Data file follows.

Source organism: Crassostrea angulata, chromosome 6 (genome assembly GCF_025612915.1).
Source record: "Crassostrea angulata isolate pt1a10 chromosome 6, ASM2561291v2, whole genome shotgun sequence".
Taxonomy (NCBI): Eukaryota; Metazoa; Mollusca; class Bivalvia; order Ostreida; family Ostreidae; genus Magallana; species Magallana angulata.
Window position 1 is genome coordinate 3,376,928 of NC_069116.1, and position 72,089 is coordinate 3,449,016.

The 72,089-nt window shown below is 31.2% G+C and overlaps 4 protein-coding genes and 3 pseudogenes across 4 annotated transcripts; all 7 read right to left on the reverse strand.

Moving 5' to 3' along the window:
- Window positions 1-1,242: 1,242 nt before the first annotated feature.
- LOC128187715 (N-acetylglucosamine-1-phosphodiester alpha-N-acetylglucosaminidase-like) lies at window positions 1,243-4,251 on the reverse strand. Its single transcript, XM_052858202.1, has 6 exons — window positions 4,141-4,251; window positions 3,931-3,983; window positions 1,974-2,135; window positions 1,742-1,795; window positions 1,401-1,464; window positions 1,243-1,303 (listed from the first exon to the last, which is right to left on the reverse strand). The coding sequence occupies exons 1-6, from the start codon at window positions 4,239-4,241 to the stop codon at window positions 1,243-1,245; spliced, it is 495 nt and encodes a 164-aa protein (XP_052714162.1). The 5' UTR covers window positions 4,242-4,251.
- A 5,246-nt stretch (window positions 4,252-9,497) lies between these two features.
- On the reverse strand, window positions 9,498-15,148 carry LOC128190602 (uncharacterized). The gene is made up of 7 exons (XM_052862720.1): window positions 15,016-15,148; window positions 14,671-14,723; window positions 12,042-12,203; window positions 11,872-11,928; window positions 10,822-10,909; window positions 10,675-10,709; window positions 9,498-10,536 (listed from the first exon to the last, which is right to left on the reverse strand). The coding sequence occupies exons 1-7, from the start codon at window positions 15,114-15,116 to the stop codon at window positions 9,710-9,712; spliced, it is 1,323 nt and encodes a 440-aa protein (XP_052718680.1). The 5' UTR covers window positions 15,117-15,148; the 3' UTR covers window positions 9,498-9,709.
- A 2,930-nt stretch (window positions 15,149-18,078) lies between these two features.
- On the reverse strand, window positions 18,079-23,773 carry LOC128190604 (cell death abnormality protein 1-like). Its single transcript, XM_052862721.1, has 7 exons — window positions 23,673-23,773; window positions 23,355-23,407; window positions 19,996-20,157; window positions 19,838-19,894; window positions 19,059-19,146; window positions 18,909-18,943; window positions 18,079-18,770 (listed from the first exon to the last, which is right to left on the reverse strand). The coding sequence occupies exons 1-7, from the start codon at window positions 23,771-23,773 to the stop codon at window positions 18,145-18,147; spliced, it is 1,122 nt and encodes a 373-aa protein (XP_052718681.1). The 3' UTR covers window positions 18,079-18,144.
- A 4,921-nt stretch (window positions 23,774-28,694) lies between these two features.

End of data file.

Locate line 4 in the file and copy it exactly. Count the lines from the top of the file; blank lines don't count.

Window position 1 is genome coordinate 3,376,928 of NC_069116.1, and position 72,089 is coordinate 3,449,016.